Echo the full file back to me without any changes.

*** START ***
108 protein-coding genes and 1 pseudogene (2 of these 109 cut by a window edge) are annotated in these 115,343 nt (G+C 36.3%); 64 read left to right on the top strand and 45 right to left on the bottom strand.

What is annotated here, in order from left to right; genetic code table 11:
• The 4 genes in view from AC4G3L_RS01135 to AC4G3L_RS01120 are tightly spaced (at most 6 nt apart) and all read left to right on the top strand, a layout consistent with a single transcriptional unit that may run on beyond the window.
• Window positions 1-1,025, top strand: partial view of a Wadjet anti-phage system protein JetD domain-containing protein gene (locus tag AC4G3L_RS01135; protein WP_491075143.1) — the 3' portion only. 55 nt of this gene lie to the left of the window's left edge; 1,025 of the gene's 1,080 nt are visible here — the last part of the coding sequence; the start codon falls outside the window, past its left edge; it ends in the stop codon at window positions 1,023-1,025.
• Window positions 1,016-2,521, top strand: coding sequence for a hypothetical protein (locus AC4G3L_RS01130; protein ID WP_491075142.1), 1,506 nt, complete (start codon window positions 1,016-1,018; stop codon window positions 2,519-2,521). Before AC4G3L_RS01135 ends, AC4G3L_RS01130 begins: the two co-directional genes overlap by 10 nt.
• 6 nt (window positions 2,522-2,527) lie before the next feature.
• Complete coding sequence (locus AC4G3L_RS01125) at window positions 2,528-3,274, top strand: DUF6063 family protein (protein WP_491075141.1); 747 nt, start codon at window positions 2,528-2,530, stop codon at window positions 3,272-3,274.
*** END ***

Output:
108 protein-coding genes and 1 pseudogene (2 of these 109 cut by a window edge) are annotated in these 115,343 nt (G+C 36.3%); 64 read left to right on the top strand and 45 right to left on the bottom strand.

What is annotated here, in order from left to right; genetic code table 11:
• The 4 genes in view from AC4G3L_RS01135 to AC4G3L_RS01120 are tightly spaced (at most 6 nt apart) and all read left to right on the top strand, a layout consistent with a single transcriptional unit that may run on beyond the window.
• Window positions 1-1,025, top strand: partial view of a Wadjet anti-phage system protein JetD domain-containing protein gene (locus tag AC4G3L_RS01135; protein WP_491075143.1) — the 3' portion only. 55 nt of this gene lie to the left of the window's left edge; 1,025 of the gene's 1,080 nt are visible here — the last part of the coding sequence; the start codon falls outside the window, past its left edge; it ends in the stop codon at window positions 1,023-1,025.
• Window positions 1,016-2,521, top strand: coding sequence for a hypothetical protein (locus AC4G3L_RS01130; protein ID WP_491075142.1), 1,506 nt, complete (start codon window positions 1,016-1,018; stop codon window positions 2,519-2,521). Before AC4G3L_RS01135 ends, AC4G3L_RS01130 begins: the two co-directional genes overlap by 10 nt.
• 6 nt (window positions 2,522-2,527) lie before the next feature.
• Complete coding sequence (locus AC4G3L_RS01125) at window positions 2,528-3,274, top strand: DUF6063 family protein (protein WP_491075141.1); 747 nt, start codon at window positions 2,528-2,530, stop codon at window positions 3,272-3,274.